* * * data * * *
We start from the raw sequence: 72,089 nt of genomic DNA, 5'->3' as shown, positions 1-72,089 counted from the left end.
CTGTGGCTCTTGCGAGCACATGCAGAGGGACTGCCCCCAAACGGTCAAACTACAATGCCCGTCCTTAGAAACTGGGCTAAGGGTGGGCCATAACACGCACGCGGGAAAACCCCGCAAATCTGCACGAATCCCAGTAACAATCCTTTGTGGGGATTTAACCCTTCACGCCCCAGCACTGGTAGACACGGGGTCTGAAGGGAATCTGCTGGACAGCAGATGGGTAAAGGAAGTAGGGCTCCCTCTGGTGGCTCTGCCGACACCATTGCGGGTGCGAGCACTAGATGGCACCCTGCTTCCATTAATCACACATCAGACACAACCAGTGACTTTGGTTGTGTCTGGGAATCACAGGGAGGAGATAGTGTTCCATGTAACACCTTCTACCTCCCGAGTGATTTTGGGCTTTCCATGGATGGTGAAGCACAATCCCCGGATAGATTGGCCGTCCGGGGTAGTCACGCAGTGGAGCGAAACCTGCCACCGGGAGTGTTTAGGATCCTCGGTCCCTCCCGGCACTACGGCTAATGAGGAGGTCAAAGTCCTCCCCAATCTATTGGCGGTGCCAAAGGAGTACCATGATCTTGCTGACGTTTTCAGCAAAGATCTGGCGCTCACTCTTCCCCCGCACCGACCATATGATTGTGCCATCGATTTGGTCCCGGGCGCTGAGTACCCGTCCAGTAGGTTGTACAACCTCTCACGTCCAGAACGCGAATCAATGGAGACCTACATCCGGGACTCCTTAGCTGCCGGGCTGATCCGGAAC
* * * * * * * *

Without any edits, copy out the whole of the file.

We start from the raw sequence: 72,089 nt of genomic DNA, 5'->3' as shown, positions 1-72,089 counted from the left end.
CTGTGGCTCTTGCGAGCACATGCAGAGGGACTGCCCCCAAACGGTCAAACTACAATGCCCGTCCTTAGAAACTGGGCTAAGGGTGGGCCATAACACGCACGCGGGAAAACCCCGCAAATCTGCACGAATCCCAGTAACAATCCTTTGTGGGGATTTAACCCTTCACGCCCCAGCACTGGTAGACACGGGGTCTGAAGGGAATCTGCTGGACAGCAGATGGGTAAAGGAAGTAGGGCTCCCTCTGGTGGCTCTGCCGACACCATTGCGGGTGCGAGCACTAGATGGCACCCTGCTTCCATTAATCACACATCAGACACAACCAGTGACTTTGGTTGTGTCTGGGAATCACAGGGAGGAGATAGTGTTCCATGTAACACCTTCTACCTCCCGAGTGATTTTGGGCTTTCCATGGATGGTGAAGCACAATCCCCGGATAGATTGGCCGTCCGGGGTAGTCACGCAGTGGAGCGAAACCTGCCACCGGGAGTGTTTAGGATCCTCGGTCCCTCCCGGCACTACGGCTAATGAGGAGGTCAAAGTCCTCCCCAATCTATTGGCGGTGCCAAAGGAGTACCATGATCTTGCTGACGTTTTCAGCAAAGATCTGGCGCTCACTCTTCCCCCGCACCGACCATATGATTGTGCCATCGATTTGGTCCCGGGCGCTGAGTACCCGTCCAGTAGGTTGTACAACCTCTCACGTCCAGAACGCGAATCAATGGAGACCTACATCCGGGACTCCTTAGCTGCCGGGCTGATCCGGAAC